My lovely blog readers know this already, but many people don’t know that gluten free doesn’t automatically mean wheat free. My wheat free Fodmap friends have to explain this one everytime and I’m guilty of it myself when checking labels for them, seeing gluten free and assuming it’ll be fine. Ahem…
I’ve been on a mission to try and make desserts for a friend who can’t do lactose or wheat while I can’t do fruit. It’s incredibly difficult. A dry meringue? Dark chocolate? That’s about it so far and just to be helpful, I hate dark chocolate on its own. Far too worthy for me when I occasionally crave something sweet.
I’ve been reading up about baking with non wheat flours that are Fodmap friendly and then when I went to the Nour Cash and Carry in Brixton a few days ago, they had bags of red teff flour for under £2 which is a massive bargain. (I also got millet and sorghum to try as well as I’m trying to cut down my wheat consumption so I don’t overload my temperamental body any further.)
I was in the mood to bake and while cleaning out my fridge, found a bar of dark chocolate that might have been in there as long as the beetroot that expired last May. I needed to distract myself from my poor housekeeping and thought chocolate chip cookies would be an idea as teff flour is supposed to have a rich cocoa flavour that works well with butter and chocolate.
I adapted this recipe for a no chill dough that uses melted butter to give a chewier cookie, subbing spelt and teff flours in and browning the butter. They tasted amazing but were a little dry on the first go. I’ve reduced the teff flour as it absorbs liquid which is lower here because of browning the butter.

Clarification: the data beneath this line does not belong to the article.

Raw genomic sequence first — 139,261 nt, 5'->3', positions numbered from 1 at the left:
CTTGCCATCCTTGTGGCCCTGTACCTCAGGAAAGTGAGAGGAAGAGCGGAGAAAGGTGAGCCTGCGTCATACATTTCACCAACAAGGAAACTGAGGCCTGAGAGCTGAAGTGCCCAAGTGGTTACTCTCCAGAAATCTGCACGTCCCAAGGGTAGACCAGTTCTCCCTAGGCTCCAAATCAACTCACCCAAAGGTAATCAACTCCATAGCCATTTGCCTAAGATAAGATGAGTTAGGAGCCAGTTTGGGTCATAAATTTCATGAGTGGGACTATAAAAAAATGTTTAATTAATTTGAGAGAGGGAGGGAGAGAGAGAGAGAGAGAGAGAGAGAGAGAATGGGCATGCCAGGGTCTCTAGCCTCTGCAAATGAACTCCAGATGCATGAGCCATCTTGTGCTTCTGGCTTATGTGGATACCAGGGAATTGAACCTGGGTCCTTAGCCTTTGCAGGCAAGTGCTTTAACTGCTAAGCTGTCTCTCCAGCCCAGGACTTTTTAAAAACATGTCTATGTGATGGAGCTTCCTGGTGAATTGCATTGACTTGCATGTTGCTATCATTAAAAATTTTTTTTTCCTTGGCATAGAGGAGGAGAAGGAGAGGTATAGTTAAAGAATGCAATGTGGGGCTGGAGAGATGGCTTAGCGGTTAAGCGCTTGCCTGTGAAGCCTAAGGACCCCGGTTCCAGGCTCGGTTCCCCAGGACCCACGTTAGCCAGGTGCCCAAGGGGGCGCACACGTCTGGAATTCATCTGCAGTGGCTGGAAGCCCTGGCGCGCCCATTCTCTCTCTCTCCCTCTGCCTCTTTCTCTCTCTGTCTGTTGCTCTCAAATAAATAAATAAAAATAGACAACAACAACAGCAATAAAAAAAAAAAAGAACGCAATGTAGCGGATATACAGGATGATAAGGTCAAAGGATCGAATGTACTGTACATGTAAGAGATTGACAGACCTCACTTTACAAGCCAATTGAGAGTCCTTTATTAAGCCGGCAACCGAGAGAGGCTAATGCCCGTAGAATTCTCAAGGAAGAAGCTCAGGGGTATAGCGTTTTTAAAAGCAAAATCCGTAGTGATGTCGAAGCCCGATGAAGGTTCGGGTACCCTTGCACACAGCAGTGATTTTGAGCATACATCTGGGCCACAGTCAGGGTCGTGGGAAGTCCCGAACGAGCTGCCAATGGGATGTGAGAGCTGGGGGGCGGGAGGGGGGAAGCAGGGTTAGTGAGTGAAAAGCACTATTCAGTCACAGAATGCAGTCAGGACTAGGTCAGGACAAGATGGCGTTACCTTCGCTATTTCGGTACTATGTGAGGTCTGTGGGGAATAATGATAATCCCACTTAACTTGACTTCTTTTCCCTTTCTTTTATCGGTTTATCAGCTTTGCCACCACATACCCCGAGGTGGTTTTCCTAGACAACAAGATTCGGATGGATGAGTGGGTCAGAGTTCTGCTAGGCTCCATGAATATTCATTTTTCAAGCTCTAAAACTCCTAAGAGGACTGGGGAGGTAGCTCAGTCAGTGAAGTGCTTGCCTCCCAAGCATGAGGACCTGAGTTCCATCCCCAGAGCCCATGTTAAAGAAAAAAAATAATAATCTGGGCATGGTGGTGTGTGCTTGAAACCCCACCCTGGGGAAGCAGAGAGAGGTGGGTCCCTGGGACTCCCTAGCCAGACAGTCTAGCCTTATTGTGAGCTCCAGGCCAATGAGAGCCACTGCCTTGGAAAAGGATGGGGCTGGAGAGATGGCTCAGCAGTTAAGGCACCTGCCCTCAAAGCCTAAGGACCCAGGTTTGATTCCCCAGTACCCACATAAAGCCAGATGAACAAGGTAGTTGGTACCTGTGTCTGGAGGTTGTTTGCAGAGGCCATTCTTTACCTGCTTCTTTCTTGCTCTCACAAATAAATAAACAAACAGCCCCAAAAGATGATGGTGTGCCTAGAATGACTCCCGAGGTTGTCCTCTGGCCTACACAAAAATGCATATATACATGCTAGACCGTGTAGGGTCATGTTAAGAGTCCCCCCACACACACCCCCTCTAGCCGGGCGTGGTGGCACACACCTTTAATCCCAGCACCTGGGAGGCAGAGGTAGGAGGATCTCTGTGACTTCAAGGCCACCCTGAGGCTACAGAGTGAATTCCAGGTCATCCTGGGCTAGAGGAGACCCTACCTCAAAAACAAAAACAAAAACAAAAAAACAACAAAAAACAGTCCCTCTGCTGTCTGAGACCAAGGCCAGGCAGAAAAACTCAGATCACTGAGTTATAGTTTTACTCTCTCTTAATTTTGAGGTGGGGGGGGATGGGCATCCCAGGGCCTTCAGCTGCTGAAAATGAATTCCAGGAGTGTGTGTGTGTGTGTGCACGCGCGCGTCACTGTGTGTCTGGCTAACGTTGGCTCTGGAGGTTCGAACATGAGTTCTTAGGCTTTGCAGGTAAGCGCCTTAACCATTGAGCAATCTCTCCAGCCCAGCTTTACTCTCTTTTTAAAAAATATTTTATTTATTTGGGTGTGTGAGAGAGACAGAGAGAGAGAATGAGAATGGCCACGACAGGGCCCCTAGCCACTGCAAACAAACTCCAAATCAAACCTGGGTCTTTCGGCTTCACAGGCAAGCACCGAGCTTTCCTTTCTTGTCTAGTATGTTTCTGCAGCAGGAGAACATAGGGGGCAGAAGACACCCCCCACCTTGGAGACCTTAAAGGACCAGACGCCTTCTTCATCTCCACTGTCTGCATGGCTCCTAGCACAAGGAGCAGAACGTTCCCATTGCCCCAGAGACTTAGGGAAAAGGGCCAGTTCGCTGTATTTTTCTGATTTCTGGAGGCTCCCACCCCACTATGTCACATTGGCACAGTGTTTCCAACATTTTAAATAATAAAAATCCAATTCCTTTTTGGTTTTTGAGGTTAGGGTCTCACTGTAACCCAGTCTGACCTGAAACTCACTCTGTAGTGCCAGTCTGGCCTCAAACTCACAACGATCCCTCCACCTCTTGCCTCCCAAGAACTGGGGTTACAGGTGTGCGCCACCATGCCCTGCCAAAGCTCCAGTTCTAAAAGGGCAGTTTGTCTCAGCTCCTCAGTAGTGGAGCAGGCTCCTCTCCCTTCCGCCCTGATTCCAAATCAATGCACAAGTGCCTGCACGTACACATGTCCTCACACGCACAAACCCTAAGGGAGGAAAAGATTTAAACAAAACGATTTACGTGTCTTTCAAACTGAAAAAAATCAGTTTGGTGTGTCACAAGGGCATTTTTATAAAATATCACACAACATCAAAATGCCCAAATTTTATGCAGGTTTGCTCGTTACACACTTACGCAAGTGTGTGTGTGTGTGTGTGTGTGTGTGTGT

I’ve also made the cookies are smaller than the original writer suggests to keep them softer. You also need to work the spelt more to activate the gluten it does have which is a big adjustment for me since I’ve trained myself never to overwork wheat gluten. This is all part of the fun of trying new baking!
Spelt and Teff Brown Butter Cookies (makes 24)
- 120g butter, browned (see below)
- 75g white sugar
- 75g brown sugar
- 1 egg
- 200g white spelt flour
- 50g red teff flour
- 1 teaspoon vanilla extract
- 1/2 teaspoon baking powder
- 1/2 teaspoon sea salt
- 1 bar dark chocolate
Some people with very high lactose sensitivity may not be able to handle the butter here, but for me, vegan baking is a big no-no. Not only is butter the closest thing I get to a religion, the vegan substitutes of chickpea water, applesauce and flax egg are all massive Fodmap triggers for me. I also can’t have honey or agave. My body wants Tate and Lyle and proper butter or it will have a digestive tantrum. And if my body demands butter, who am I to argue?
Start by browning the butter. Put the butter in a pan and melt it well, turning the heat up slightly once it is liquid to get it to foam and reduce some of the water content. Keep stirring it and let it heat until the butter turns brown and smells nutty but not burned. Watch it closely and take it off the heat at this point, pouring it into a bowl to cool slightly.
Give it five minutes and then use an electric whisk to beat the sugars in until it is a gorgeous creamy toffee coloured emulsion. Add the egg and beat in lightly and then add the vanilla.
Sift in the spelt flour. I find it clumps a lot in the packet and can be lumpy when you bake with it if you don’t sift or sieve it well. Mix it in well and add the teff flour and baking powder. The dough should come together in a soft ball that comes away cleanly from the sides of the bowl. Add the chocolate. I bashed my bar up with a rolling pin and chopped it roughly so the chunks were big.
Pull balls of the dough off and roll into walnut sized balls. Flatten them with a fork on trays lined with baking paper. Don’t go crazy handling the dough but don’t worry about playing around with it. Spelt likes a bit of affection. Bake for 7-8 minutes on 180℃. The dough will be very dark when it goes in and come out considerably paler. Don’t let the cookies look cooked as you want them to stay as soft as possible.
Cool on the tray for 2 minutes and then onto a rack and allow to cool slowly. They will be deliciously chocolately and buttery with the best flavour of a cookie I’ve had in a long time and softer and chewier than my first batch. I still want to refine them further so if you have any tips on teff or spelt or make these, let me know in the comments. I’ll get some lactose free milk in for you…